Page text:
The extent of inequality is easier to interpret when it is expressed as Relative Index of Inequality, defined by Mackenbach and Kunst. However, when using a categorical outcome, the Relative Index of Inequality is based on odds ratio, making its interpretation more complex. This conflicts with our desire to express the magnitude of inequalities in concrete terms that can be understood and interpreted by a broad audience. We therefore applied a more refined method of calculating Relative Index of Inequality proposed by Koolman and colleagues which is based on relative risk rather than odds ratio [31,33]. This method used estimates derived from the logistic regression to compute relative risks between rural and urban residence, and relative indices of inequality based on ranking all individuals according to income and education. Highest educational level was converted to a numerical measure by ranking it between 0 and 1. The ranked education and income variables were then entered into a logistic regression model as a continuous covariate with ‘never used any modern method of contraception’ or ‘four or more live births’ as the outcome. Additional adjustment was made for age, marital status and rural/urban residence status.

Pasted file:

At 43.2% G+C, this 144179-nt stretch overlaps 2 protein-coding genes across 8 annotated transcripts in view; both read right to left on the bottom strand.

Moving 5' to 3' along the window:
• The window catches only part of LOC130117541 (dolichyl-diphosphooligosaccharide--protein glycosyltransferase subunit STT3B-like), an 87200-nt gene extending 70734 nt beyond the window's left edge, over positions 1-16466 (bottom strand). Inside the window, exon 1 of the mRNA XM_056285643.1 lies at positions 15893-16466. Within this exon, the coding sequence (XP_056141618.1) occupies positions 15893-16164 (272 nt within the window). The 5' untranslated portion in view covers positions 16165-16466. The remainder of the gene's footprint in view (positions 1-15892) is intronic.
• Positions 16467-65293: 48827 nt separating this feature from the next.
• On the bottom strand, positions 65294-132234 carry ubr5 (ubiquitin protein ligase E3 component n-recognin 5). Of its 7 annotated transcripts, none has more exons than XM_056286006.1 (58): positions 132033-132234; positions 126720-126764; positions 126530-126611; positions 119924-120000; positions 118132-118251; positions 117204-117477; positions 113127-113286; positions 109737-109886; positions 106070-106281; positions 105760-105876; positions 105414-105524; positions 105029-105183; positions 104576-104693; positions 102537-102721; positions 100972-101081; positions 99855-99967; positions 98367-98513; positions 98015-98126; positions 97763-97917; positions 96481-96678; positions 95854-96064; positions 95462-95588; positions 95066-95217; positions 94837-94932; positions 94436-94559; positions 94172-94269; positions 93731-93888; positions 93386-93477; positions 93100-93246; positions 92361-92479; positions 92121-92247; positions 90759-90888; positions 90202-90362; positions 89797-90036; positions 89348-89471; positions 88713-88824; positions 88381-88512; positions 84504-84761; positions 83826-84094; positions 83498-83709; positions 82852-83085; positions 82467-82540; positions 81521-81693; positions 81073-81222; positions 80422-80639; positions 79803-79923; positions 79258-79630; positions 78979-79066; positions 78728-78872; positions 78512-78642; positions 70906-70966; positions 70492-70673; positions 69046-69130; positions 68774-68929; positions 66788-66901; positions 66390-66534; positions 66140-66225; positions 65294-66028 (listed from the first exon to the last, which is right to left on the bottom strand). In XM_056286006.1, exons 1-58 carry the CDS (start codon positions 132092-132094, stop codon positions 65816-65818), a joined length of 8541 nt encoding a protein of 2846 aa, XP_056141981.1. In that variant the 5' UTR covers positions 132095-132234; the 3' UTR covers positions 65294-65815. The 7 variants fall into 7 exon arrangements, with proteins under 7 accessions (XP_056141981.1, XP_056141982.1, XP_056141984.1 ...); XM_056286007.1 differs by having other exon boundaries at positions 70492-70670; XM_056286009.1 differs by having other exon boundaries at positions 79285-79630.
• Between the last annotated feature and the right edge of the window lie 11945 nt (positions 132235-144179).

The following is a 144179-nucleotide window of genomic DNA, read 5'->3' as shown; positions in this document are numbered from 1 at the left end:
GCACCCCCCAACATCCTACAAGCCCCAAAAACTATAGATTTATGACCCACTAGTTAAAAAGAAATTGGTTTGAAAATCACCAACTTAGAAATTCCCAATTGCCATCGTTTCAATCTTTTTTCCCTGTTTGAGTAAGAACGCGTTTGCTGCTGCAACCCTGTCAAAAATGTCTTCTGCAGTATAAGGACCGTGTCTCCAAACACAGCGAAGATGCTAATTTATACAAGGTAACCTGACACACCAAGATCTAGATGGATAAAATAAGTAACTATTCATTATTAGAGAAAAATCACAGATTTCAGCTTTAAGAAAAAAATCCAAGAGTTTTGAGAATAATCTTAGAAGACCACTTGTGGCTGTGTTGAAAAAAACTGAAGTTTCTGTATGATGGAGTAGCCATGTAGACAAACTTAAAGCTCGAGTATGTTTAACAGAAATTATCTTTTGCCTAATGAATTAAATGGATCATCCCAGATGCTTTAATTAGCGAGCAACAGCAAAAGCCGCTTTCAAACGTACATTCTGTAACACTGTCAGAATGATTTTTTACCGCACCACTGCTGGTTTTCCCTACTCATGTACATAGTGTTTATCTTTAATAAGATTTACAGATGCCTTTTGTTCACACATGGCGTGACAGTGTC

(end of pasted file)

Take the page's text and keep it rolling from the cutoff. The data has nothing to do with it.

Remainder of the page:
The procedure for computing the RII [31] was as follows:

1. Estimate the logistic regression and retain its coefficients.

2. Predict the outcome for each group while fixing the category of interest at one.

3. Repeat step 2 but now fixing the dummy or rank at zero.

4. Divide the average outcome of step 2 by the average outcome of step 3.

For dichotomous variables (rural/urban residence status), this produces relative risk (interpreted like the RII) directly comparable to the odds ratio produced by the logistic regression. For ranked variables (education and income level) the above procedure produces a relative index of inequality based on relative risk and can be interpreted as the relative risk of each individual reporting an outcome had she moved from the very highest to the very lowest rank.

Slope Index of Inequality (SII)

To obtain the SII, the result from step 3 above is subtracted from those of step 2. The SII can be interpreted as the absolute difference in the probability of reporting an event between the group/person with the lowest rank and the highest rank.

Results

The number of respondents to the Women’s Questionnaire and response rates were 4488 (response rate 98%) in 1988, 4562 (response rate 96%) in 1993, 4843 (response rate 97%) in 1998, 5691 (response rate 96%) in 2003 and 4916 (response rate 97%) in 2008. About one third of the women had high fertility rates in 1988 and this proportion decreased gradually but consistently over the 20 years period. During the same period, there was a parallel decrease in non-use of modern contraceptive methods (Table 1).